England opener Rory Burns vows to keep ‘doing my thing’ after celebrating Test recall with battling century against New Zealand
- Burns provided a new up in his decidedly up-and-down year on Saturday
- He spent two periods out of the side in 2021 and was involved in Twitter spat
- The left-handed opener rescued England with a superb century in the first Test
Rory Burns celebrated his England recall with a third Test hundred to provide a new up in his decidedly up-and-down year.
Burns spent two periods out of the side in 2021, first skipping the tour of Sri Lanka to be at the birth of his daughter Cora in January and later being axed midway through the 3-1 defeat in India.
He further sullied that with an unedifying Twitter spat with England women’s player Alex Hartley in the aftermath of a two-day defeat in Chennai.
Rory Burns helped England avert meltdown on the fourth day with a hundred at Lord’s
The left-handed opener prevented New Zealand opening up a more dominant position in the first Test match of the international summer.
Asked about those mixed fortunes, he said: ‘My wife and Cora were here today and that was pretty special — not that she’ll remember it, but I will so it’s a nice thing.
‘Getting dropped is not a nice thing but being able to take the next opportunity you get given is. In terms of highs and lows I try to stay pretty constant.
‘I went back to Surrey and put together some scores and some form there. I’ve tried to stay consistent and do my thing.’
Burns frustrated New Zealand with his idiosyncratic manner at the crease and his amalgam of moving parts proving good for 132 — after surviving a straightforward stumping chance on 77 and a regulation slip catch off Neil Wagner on 88.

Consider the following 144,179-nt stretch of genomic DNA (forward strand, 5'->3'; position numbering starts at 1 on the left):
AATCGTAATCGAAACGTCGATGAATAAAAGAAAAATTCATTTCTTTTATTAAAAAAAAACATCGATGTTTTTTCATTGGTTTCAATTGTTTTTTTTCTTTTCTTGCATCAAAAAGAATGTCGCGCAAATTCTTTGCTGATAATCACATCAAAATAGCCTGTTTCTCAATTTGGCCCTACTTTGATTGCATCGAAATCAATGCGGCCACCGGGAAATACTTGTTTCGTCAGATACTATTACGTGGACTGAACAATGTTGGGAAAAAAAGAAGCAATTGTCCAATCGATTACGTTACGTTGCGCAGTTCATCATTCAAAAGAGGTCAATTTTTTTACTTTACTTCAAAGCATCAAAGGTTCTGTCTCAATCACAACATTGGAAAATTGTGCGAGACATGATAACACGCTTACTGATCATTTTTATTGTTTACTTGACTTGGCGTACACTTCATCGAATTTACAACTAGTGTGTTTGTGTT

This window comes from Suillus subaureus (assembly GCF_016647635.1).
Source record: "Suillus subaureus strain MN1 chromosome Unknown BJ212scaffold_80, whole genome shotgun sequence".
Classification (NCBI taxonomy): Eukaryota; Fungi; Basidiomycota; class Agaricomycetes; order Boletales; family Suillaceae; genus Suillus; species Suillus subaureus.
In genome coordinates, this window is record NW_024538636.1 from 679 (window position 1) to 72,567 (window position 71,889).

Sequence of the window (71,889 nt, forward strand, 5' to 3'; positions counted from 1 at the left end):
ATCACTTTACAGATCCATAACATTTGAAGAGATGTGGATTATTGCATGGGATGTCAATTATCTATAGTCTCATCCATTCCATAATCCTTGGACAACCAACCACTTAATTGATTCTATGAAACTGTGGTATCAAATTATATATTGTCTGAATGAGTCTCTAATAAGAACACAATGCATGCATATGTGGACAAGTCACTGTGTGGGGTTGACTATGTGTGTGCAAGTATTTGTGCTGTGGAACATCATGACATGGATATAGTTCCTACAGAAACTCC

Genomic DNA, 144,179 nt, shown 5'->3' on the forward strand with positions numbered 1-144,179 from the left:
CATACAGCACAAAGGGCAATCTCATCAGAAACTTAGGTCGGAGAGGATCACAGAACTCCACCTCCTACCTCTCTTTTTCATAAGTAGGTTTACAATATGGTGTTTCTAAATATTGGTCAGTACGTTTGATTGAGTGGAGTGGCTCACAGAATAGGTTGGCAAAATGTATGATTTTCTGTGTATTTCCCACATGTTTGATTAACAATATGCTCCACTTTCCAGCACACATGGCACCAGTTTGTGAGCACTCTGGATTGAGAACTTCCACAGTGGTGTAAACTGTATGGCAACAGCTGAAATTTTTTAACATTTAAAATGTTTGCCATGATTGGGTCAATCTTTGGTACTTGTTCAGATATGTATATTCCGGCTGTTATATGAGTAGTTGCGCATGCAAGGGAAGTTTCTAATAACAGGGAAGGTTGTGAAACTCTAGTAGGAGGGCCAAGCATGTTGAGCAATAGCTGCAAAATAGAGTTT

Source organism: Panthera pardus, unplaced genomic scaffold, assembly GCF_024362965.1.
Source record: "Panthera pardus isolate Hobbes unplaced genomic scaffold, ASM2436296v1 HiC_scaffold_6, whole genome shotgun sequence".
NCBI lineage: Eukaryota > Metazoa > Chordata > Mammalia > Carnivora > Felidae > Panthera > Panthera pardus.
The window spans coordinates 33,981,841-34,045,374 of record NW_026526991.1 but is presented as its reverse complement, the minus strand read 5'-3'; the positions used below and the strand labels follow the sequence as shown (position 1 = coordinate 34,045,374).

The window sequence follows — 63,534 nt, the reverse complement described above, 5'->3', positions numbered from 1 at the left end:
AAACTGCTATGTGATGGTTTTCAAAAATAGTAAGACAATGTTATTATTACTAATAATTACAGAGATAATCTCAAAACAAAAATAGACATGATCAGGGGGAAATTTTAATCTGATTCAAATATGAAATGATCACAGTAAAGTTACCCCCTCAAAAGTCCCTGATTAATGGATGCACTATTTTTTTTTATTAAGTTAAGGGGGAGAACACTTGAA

‘It’s basically a technique that has evolved over the years that allows me to execute my game plan and score my runs where I want to.
Burns prevented New Zealand opening up a more dominant position in the first Test match
‘There has been a bit of chat over the years about left-eye dominance and that’s why I try to get my head right round. It’s probably more of a rhythm thing rather than trying to get my left eye on it,’ added Burns.
It was a day in which England were grateful for substance over style, however. Without him, the first-innings deficit would have been much greater than 103.
When debutant Ollie Robinson walked to the crease, Joe Root’s team were 140 for six but a stand of 63 for the seventh wicket stabilised things before another half-century alliance for the last wicket with James Anderson took him to three figures and beyond.
New Zealand’s Tim Southee said of Burns: ‘We know he’s a quality player. He’s got an unusual technique, obviously, but the way he was able to leave the ball and wait for us to stray a little bit made it a great innings.’
Southee followed up a 10-wicket match haul in the corresponding Test here eight years ago with six for 43 in England’s innings.